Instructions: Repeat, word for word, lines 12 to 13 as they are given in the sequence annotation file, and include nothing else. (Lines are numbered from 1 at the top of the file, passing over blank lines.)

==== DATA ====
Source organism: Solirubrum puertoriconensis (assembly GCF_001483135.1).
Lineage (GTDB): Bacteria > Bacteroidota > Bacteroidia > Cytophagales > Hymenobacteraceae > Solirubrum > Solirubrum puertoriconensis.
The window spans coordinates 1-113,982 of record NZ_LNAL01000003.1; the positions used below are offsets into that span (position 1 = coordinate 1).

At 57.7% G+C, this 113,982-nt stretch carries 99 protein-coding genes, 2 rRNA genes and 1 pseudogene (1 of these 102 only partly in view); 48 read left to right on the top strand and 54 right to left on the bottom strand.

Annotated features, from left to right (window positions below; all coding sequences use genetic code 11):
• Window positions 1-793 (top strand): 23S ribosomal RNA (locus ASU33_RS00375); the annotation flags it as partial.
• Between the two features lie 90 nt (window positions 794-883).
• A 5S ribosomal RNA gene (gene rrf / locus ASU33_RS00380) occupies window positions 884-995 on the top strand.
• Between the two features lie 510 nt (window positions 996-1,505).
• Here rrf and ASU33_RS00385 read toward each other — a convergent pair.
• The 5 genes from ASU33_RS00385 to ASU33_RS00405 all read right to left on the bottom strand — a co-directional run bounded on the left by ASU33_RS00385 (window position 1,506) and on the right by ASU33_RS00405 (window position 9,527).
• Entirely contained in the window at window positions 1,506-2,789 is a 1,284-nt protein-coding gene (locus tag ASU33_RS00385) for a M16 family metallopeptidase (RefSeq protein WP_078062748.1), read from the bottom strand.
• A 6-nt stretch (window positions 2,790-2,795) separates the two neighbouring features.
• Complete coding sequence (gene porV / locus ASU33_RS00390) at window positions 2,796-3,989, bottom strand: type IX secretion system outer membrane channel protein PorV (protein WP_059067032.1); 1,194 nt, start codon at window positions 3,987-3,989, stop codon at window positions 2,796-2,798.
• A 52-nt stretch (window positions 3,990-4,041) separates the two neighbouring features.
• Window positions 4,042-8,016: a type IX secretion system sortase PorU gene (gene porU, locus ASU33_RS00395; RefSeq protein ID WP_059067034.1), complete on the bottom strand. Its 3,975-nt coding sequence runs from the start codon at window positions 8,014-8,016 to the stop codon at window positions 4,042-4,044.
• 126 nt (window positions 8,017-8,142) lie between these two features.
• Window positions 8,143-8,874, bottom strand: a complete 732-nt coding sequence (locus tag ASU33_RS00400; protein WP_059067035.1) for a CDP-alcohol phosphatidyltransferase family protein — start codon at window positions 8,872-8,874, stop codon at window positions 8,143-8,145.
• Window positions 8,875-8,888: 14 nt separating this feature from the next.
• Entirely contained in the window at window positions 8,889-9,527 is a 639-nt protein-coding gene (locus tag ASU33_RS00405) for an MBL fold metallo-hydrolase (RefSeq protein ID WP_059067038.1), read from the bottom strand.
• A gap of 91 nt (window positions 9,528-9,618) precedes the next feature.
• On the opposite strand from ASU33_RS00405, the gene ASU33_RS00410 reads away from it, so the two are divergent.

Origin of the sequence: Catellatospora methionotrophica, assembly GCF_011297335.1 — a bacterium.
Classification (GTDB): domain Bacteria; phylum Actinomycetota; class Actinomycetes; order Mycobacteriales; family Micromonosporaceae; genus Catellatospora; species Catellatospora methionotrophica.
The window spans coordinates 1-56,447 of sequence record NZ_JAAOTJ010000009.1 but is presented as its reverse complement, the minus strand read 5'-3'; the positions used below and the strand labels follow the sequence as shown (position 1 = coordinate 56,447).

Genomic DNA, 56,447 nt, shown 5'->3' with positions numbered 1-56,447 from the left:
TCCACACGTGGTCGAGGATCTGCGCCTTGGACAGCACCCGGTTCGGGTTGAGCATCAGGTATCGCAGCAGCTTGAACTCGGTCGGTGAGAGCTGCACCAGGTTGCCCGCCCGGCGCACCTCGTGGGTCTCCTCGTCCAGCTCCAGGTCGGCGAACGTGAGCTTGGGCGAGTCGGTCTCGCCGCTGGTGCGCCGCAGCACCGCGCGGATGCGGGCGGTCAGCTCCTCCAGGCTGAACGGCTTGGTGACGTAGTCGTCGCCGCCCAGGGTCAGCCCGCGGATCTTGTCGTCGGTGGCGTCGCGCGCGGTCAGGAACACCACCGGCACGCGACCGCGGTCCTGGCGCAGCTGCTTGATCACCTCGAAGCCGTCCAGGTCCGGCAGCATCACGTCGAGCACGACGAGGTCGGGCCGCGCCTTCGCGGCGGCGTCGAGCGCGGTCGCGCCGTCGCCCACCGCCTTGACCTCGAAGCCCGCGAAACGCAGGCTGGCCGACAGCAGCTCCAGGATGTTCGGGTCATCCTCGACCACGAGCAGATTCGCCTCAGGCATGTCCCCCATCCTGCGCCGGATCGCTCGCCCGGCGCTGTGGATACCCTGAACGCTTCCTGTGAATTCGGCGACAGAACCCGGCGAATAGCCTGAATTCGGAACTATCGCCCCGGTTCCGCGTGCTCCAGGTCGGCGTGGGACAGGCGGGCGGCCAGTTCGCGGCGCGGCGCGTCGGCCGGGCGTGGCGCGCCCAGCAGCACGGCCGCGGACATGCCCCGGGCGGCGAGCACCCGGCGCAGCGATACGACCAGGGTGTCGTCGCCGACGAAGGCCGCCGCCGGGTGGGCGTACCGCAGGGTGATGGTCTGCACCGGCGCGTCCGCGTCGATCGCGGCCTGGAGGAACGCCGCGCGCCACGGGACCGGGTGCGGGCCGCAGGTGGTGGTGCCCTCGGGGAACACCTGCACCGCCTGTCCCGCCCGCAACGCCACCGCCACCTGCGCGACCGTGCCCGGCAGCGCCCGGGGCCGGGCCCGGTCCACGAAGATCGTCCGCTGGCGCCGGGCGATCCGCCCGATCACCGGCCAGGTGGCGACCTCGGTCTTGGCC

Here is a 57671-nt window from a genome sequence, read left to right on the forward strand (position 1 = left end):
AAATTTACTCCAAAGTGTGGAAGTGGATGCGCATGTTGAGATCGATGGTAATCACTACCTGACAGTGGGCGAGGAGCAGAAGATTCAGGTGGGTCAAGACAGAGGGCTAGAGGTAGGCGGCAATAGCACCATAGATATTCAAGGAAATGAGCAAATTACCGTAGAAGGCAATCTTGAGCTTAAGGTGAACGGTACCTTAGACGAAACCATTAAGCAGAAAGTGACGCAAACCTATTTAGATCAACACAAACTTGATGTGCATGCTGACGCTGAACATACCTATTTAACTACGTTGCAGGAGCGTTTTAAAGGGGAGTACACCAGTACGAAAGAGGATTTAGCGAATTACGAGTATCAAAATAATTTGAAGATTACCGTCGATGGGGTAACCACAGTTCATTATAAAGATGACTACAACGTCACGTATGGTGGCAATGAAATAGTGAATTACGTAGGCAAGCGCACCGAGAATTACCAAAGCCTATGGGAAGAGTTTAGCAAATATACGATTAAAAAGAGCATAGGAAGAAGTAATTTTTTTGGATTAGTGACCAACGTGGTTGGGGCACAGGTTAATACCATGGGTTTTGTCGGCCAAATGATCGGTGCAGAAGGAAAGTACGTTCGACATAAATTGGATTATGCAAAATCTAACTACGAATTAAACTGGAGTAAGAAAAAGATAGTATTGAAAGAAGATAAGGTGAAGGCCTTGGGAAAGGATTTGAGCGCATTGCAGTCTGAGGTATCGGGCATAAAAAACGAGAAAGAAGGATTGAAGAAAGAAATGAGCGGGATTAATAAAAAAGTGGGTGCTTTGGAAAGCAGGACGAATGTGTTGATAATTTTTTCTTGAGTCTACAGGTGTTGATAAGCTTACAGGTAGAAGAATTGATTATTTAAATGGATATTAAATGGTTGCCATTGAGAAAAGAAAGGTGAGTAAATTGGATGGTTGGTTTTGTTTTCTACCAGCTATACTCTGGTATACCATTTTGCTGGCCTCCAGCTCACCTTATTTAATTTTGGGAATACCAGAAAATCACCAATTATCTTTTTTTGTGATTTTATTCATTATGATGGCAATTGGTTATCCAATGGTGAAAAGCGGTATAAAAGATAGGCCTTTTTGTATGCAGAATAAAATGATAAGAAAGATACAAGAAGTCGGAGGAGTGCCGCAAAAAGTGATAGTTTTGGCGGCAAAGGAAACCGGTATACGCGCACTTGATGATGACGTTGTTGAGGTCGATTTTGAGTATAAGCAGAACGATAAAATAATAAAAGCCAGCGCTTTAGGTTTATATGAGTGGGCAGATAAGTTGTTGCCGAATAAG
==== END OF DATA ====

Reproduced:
• Entirely contained in the window at window positions 1,506-2,789 is a 1,284-nt protein-coding gene (locus tag ASU33_RS00385) for a M16 family metallopeptidase (RefSeq protein WP_078062748.1), read from the bottom strand.
• A 6-nt stretch (window positions 2,790-2,795) separates the two neighbouring features.